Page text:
In fact, it is cost-benefit analysis that has been discredited. It has been subject to decades of scathing critique in the academic literature, showing that it is both theoretically incoherent and practically unworkable. When Congress passed the bulk of our environmental statutes back in the 1970s, it specifically rejected cost-benefit analysis precisely because it was afraid that the vast scientific uncertainties involved and the intractable difficulties inherent in trying to price environmental values would make any meaningful comparison of costs and benefits impossible. Instead, in the vast majority of our environmental statutes, Congress adopted a precautionary approach, which said, in essence, where there’s a threat of significant environmental harm, let’s reduce the threat as much as we can within reasonable technological and economic limits. The results have been, by all accounts, remarkably successful. (Just ask my students from China, who tell me repeatedly that they can’t believe how blue the sky is in Philadelphia.) Indeed, studies have shown that if we had waited to limit environmentally harmful activities until cost-benefit analysis said it was okay, we would never have achieved many of the environmental successes we benefit from today. The phase-out of lead from gasoline, for example, could have been delayed by decades.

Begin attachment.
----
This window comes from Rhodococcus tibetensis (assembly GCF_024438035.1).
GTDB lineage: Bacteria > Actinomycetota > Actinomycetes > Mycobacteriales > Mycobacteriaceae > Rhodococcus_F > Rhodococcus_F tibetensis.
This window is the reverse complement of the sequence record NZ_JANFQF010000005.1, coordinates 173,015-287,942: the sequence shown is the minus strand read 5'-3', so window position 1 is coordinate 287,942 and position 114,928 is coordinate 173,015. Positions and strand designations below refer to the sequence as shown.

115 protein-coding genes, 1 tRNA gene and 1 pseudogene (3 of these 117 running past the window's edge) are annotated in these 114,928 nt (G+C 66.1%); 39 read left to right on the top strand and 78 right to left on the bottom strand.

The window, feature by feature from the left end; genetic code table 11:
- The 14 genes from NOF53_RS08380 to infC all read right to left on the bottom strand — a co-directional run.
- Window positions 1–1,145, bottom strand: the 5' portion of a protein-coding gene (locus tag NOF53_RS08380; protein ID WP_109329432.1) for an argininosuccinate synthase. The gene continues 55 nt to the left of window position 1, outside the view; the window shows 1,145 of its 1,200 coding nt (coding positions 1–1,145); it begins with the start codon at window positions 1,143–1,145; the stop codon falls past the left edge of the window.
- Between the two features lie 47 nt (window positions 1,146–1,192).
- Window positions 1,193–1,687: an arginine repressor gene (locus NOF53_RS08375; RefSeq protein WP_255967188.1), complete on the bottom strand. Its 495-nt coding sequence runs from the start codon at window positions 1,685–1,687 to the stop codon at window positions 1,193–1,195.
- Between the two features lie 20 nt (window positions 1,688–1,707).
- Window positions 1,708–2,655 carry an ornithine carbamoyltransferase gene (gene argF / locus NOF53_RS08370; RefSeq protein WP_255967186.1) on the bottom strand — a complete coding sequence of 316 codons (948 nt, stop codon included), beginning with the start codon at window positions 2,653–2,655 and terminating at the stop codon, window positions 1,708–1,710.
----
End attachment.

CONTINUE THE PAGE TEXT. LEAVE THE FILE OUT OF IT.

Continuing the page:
In order to shoot down a straw man, the Journal misstates the precautionary principle, claiming that it requires government to “attempt to prevent any risk—regardless of the costs involved, however minor the benefits and even without understanding what those risks really are.” That’s not the precautionary principle. That’s just a dumb principle that no one would argue for.